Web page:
Thursday, 3 March 2016

I know I’m meant to hate Plaid, but I don’t

This column was published in the Llanelli Herald on March 4th 2016

Plaid Cymru are holding their annual conference in Llanelli this weekend. The constituency is their number one target seat in May’s Assembly elections so they are here to make some noise.

Ever since 1999 the seat has swung back and fore between Labour and Plaid, and as they only lost it by 80 votes at the last elections, they figure it’s their turn.

Now as their opponent I know I’m meant to hate Plaid. The trouble is I don’t. I don’t take a tribal view of politics. There are some good ideas and people in many parties. When Labour and Plaid formed the ‘One Wales’ coalition in the Assembly between 2007 - 2011 there was much common ground.  But Plaid have taken a new direction.

They are now dead set on getting Labour out of office, and given the way seats are distributed in the Assembly that can only mean letting the Tories control Wales in some form. Some in Plaid bitterly regret that the attempt to form a formal coalition with the Tories - the so-called Rainbow Coalition in 2007 - failed, and are biding their time before they can try again.

Leanne Wood has ruled it out, but it is widely expected that she’ll either stand down after May’s election or will be removed.

Despite unprecedented UK coverage in last year’s General Election Leanne has failed to persuade people that she is a future First Minister. After seeing her on telly, more and more people may stop her to have a selfie taken, but celebrity and credibility are very different things.

Plaid have not made the breakthrough that the SNP has, and research shows that in Wales their obsession with independence and the Welsh language turn-off many voters.

One of the issues I think they’ve got wrong is the NHS. The health service across the UK is facing a very tough time. The reasons are well rehearsed - people are living longer, but often with health complications; medical advances and drugs are putting pressures on budgets and overall demand is growing at a time when money is tight.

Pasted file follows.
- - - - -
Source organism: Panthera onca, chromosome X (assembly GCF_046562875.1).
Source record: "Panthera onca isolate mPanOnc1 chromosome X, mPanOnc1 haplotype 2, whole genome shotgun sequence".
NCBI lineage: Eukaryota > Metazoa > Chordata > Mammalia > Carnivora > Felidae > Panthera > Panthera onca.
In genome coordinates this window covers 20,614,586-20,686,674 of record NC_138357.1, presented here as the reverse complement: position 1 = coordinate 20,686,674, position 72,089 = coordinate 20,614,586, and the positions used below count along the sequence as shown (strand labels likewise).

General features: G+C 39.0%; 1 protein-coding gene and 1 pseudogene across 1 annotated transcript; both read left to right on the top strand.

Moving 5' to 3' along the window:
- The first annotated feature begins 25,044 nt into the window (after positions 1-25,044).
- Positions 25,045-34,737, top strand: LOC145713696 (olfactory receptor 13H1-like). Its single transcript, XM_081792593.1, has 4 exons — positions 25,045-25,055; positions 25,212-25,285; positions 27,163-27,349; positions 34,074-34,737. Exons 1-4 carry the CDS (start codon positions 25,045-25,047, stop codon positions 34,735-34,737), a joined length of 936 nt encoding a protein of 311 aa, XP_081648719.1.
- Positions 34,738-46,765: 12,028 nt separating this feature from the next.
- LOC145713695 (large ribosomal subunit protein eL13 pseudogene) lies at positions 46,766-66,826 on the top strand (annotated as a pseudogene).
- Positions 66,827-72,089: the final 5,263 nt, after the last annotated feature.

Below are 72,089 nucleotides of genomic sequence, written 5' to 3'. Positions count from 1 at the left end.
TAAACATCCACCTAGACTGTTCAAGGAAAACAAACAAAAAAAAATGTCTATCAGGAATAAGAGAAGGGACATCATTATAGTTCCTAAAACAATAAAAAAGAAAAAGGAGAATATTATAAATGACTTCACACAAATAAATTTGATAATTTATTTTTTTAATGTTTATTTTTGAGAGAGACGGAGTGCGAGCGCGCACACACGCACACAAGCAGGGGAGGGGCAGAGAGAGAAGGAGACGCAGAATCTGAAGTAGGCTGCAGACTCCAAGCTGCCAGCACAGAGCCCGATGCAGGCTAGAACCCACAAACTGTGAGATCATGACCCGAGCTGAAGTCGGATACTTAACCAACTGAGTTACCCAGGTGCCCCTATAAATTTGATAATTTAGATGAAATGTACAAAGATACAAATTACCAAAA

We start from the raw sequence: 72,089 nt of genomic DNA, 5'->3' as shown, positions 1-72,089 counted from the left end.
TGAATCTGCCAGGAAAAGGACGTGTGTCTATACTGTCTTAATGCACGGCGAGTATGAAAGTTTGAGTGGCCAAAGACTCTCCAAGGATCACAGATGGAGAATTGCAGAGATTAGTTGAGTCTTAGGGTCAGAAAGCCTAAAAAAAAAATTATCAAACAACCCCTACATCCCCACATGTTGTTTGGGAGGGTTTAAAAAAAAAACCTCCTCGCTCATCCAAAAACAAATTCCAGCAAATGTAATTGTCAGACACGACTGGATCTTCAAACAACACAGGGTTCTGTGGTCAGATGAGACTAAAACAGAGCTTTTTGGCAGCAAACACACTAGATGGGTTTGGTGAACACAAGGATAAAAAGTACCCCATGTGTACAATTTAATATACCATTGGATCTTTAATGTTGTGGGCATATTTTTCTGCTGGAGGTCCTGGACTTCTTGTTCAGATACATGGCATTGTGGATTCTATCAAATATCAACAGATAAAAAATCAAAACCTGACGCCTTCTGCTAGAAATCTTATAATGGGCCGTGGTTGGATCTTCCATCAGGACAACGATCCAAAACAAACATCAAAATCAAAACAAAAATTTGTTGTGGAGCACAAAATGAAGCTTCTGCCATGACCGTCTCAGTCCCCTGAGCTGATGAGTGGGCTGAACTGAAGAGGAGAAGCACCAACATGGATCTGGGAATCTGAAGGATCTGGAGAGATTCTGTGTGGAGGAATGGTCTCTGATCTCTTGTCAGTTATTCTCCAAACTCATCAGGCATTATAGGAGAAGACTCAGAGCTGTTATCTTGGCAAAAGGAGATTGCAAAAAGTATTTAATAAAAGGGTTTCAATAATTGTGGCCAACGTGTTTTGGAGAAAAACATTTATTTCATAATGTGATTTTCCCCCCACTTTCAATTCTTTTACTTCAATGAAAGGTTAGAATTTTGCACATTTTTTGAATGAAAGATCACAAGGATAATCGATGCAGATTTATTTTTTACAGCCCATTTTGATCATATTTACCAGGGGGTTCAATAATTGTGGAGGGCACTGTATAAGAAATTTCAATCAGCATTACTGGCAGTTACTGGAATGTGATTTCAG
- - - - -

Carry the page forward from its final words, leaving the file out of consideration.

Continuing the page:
Plaid know all this, but have been pretty cynical in using people’s justifiable concerns about the NHS for political advantage. During the election before last they even formally changed their name so that on the ballot paper they’d be described as “Plaid Cymru - Save our hospital’.

But their political manoeuvring can’t change the reality of the NHS, and even though their AM said ‘over my dead body will services be taken from Prince Philip Hospital’. Changes were made to the hospital at a time when they were in coalition. But they still brought out the placards.

Now they claim to be able to magic out of the air a 1,000 new Doctors for Wales. But it takes 9 years to train a Doctor. Where are they going to get them from? The NHS in England and Scotland are struggling to recruit new Doctors, but it's not a problem for Plaid apparently. All to manipulate people’s concerns about the NHS for their electoral advantage.

And on top of it all they’re proposing a massive reorganisation of the NHS in Wales. Our Doctors and nurses need that like a hole in the head.

They may be a well meaning bunch, but Llanelli needs practical ideas to solve our problems. And that’s my focus.

Lee Waters is Welsh Labour's candidate for Llanelli

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